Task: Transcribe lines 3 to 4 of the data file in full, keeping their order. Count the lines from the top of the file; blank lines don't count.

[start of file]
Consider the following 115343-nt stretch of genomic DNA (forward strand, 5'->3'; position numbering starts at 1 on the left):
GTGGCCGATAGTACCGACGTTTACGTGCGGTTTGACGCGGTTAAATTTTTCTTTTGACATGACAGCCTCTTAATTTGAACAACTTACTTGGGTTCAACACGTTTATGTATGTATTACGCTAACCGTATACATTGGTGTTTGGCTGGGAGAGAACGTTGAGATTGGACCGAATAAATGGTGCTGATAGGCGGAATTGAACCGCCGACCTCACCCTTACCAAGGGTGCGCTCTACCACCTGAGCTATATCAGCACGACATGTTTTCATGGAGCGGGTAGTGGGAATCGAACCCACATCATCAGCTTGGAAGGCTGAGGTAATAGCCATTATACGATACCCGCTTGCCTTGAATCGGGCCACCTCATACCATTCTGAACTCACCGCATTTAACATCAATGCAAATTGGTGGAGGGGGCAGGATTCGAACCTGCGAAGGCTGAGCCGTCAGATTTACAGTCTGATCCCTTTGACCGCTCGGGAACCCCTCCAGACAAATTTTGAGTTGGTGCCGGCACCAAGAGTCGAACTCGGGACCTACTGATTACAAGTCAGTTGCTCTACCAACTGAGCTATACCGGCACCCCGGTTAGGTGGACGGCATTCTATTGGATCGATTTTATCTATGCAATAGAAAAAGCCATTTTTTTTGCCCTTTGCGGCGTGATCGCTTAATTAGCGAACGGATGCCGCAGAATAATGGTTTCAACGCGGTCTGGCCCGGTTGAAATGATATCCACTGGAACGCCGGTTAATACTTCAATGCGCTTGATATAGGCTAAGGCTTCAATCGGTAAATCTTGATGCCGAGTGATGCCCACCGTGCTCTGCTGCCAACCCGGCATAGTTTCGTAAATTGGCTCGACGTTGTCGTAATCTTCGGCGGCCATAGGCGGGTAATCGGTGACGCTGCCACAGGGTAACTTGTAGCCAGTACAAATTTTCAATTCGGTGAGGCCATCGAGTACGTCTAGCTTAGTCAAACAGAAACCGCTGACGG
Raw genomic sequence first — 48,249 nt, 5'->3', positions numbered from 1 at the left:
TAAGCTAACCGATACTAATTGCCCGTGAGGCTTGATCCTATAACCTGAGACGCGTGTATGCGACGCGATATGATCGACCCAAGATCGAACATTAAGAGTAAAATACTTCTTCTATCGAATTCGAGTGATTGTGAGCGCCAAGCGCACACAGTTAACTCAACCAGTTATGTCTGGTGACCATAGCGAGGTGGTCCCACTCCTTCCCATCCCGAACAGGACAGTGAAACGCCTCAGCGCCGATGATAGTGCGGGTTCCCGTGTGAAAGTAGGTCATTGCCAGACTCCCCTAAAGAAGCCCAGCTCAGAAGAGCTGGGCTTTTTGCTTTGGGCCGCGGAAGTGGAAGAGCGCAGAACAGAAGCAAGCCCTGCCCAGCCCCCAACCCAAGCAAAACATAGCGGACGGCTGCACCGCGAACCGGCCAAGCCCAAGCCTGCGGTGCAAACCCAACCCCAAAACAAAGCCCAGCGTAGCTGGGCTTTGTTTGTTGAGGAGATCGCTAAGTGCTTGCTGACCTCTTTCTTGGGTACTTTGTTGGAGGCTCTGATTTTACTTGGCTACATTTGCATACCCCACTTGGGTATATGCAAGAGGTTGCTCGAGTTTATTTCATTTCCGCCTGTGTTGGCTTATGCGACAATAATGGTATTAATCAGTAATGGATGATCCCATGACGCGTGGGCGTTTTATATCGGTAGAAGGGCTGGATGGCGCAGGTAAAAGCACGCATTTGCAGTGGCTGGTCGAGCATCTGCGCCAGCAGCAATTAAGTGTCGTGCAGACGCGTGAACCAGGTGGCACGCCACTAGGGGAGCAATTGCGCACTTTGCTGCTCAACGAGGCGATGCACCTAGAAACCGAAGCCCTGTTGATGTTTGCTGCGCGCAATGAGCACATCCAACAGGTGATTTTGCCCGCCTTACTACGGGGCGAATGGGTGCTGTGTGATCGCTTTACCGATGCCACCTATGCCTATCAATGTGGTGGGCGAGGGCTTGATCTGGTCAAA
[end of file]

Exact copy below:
Raw genomic sequence first — 48,249 nt, 5'->3', positions numbered from 1 at the left:
TAAGCTAACCGATACTAATTGCCCGTGAGGCTTGATCCTATAACCTGAGACGCGTGTATGCGACGCGATATGATCGACCCAAGATCGAACATTAAGAGTAAAATACTTCTTCTATCGAATTCGAGTGATTGTGAGCGCCAAGCGCACACAGTTAACTCAACCAGTTATGTCTGGTGACCATAGCGAGGTGGTCCCACTCCTTCCCATCCCGAACAGGACAGTGAAACGCCTCAGCGCCGATGATAGTGCGGGTTCCCGTGTGAAAGTAGGTCATTGCCAGACTCCCCTAAAGAAGCCCAGCTCAGAAGAGCTGGGCTTTTTGCTTTGGGCCGCGGAAGTGGAAGAGCGCAGAACAGAAGCAAGCCCTGCCCAGCCCCCAACCCAAGCAAAACATAGCGGACGGCTGCACCGCGAACCGGCCAAGCCCAAGCCTGCGGTGCAAACCCAACCCCAAAACAAAGCCCAGCGTAGCTGGGCTTTGTTTGTTGAGGAGATCGCTAAGTGCTTGCTGACCTCTTTCTTGGGTACTTTGTTGGAGGCTCTGATTTTACTTGGCTACATTTGCATACCCCACTTGGGTATATGCAAGAGGTTGCTCGAGTTTATTTCATTTCCGCCTGTGTTGGCTTATGCGACAATAATGGTATTAATCAGTAATGGATGATCCCATGACGCGTGGGCGTTTTATATCGGTAGAAGGGCTGGATGGCGCAGGTAAAAGCACGCATTTGCAGTGGCTGGTCGAGCATCTGCGCCAGCAGCAATTAAGTGTCGTGCAGACGCGTGAACCAGGTGGCACGCCACTAGGGGAGCAATTGCGCACTTTGCTGCTCAACGAGGCGATGCACCTAGAAACCGAAGCCCTGTTGATGTTTGCTGCGCGCAATGAGCACATCCAACAGGTGATTTTGCCCGCCTTACTACGGGGCGAATGGGTGCTGTGTGATCGCTTTACCGATGCCACCTATGCCTATCAATGTGGTGGGCGAGGGCTTGATCTGGTCAAA